Washington Post editorial board member Charles Lane takes issue with Washington Post blogger Ezra Klein's breezy assertion that "whatever the legal argument about the individual mandate is about, it's not, as some of its detractors would have it, a question of liberty." Not so fast, writes Lane:
The point Ezra misses—by a country mile—is that the threat to liberty, if any, comes not so much from the individual mandate itself, but from the other things Congress might do if it gets away with claiming authority for this measure under the commerce clause.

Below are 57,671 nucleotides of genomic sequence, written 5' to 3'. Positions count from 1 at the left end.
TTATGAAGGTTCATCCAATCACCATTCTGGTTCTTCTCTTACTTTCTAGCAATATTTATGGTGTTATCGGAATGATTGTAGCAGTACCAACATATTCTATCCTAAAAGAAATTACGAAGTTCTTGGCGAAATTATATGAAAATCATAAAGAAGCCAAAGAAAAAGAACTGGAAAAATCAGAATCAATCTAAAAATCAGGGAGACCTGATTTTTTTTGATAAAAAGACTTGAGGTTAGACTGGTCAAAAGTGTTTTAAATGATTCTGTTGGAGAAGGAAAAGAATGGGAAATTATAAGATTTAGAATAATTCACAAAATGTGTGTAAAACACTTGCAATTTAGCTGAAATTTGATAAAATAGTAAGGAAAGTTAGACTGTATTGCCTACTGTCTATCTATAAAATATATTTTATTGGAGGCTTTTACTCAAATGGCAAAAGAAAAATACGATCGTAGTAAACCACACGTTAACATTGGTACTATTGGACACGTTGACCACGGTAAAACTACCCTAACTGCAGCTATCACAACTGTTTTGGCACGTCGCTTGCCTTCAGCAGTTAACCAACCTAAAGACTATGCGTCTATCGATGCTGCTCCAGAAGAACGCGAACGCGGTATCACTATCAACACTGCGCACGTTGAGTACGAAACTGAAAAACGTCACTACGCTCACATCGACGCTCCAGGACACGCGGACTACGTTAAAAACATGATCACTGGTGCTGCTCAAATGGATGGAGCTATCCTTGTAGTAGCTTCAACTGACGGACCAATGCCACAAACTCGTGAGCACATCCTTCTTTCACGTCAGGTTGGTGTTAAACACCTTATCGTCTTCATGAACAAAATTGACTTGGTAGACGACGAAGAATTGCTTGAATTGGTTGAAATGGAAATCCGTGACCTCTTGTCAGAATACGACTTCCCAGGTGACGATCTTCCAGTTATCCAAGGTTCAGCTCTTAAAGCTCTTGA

Fairly stated, this is the conservative constitutional argument: Health care for all is a good cause. But if, in the name of that noble goal, you construe Congress's power to regulate interstate commerce so broadly as to encompass individual choices that have never previously been thought of as commercial, much less interstate, there would be nothing left of the commerce clause's restraints on Congress's power. And then, the argument goes, Congress would be free to impose far more intrusive mandates. Judge Vinson suggested that Congress "could require that people buy and consume broccoli at regular intervals," and that is hardly the most absurd or mischievous imaginable consequence.